If you’ve run this tutorial a few times now and are on Round 3, you’ll notice a pretty big problem. You’re missing astronaughts! You can still see the issue with the flower from Round 2 as well. Things are missing after the cropping and that could cause you problems. Think of it this way: if you don’t know how the model you’re using was prepared then you don’t know how to conform your images, so take care to test results! If the model used a lot of different aspect ratio images and just squeezed them to conform to a square then there’s a good chance that over time and lots of samples it “learned” what things look like squeezed and can make a match. However, if you’re looking for details like facial features and landmarks, or really nuanced elements in any image, this could be dangerous and error-prone.

Another strategy would be to rescale to the best size you can, with real data, but then pad the rest of the image with information that you can safely ignore in your model. We’ll save that for another tutorial though since you’ve been through enough here!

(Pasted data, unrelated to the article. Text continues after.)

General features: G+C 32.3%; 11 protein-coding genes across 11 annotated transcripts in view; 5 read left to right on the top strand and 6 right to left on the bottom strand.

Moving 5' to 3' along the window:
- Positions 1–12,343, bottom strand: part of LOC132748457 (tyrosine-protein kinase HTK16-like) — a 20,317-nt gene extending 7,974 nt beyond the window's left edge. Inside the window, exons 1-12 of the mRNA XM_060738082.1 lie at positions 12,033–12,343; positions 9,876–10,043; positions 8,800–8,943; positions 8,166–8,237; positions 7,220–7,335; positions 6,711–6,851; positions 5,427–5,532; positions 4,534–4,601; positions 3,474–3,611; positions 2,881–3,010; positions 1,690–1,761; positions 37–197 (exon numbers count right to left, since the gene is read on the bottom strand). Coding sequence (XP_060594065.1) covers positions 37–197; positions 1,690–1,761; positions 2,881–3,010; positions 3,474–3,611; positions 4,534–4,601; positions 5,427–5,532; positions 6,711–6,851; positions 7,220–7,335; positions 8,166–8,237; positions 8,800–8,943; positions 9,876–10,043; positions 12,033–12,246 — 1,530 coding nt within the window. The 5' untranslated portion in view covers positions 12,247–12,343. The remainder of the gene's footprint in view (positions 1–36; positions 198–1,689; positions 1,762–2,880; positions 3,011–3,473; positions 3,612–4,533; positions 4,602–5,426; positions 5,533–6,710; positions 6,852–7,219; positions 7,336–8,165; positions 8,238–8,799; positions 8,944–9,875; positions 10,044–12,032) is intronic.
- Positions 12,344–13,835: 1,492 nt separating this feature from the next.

Scaled seems to be the best option.

In [35]:
def crop_center(img, cropx, cropy):
    y,x,c = img.shape
    startx = x//2-(cropx//2)
    starty = y//2-(cropy//2)    
    return img[starty:starty+cropy,
               startx:startx+cropx]
    # yes, the function above should match resize and take a tuple...

# Scaled image
cropped = crop_center(scaled, WIDTH, WIDTH)

# show image
plt.imshow(cropped, cmap='gray')
Out[35]:
<matplotlib.image.AxesImage at 0x7fe88715c9b0>

 Drawing on an image

In [36]:
image = cropped.copy()

# add text
cv2.putText(image, "Cordoba 2018", (135, 280), 
            cv2.FONT_HERSHEY_SIMPLEX, 0.7, (255, 255, 255), 2)

# add line
cv2.line(image, (140, 290), (290, 290), (89, 95, 114), 3)

# show image
plt.imshow(image, cmap='gray')
Out[36]:
<matplotlib.image.AxesImage at 0x7fe8870d4710>

Your assignment!

  • Generate a random 200*200 pixel image.
  • Add some text on it!
In [20]:
# your code goes here...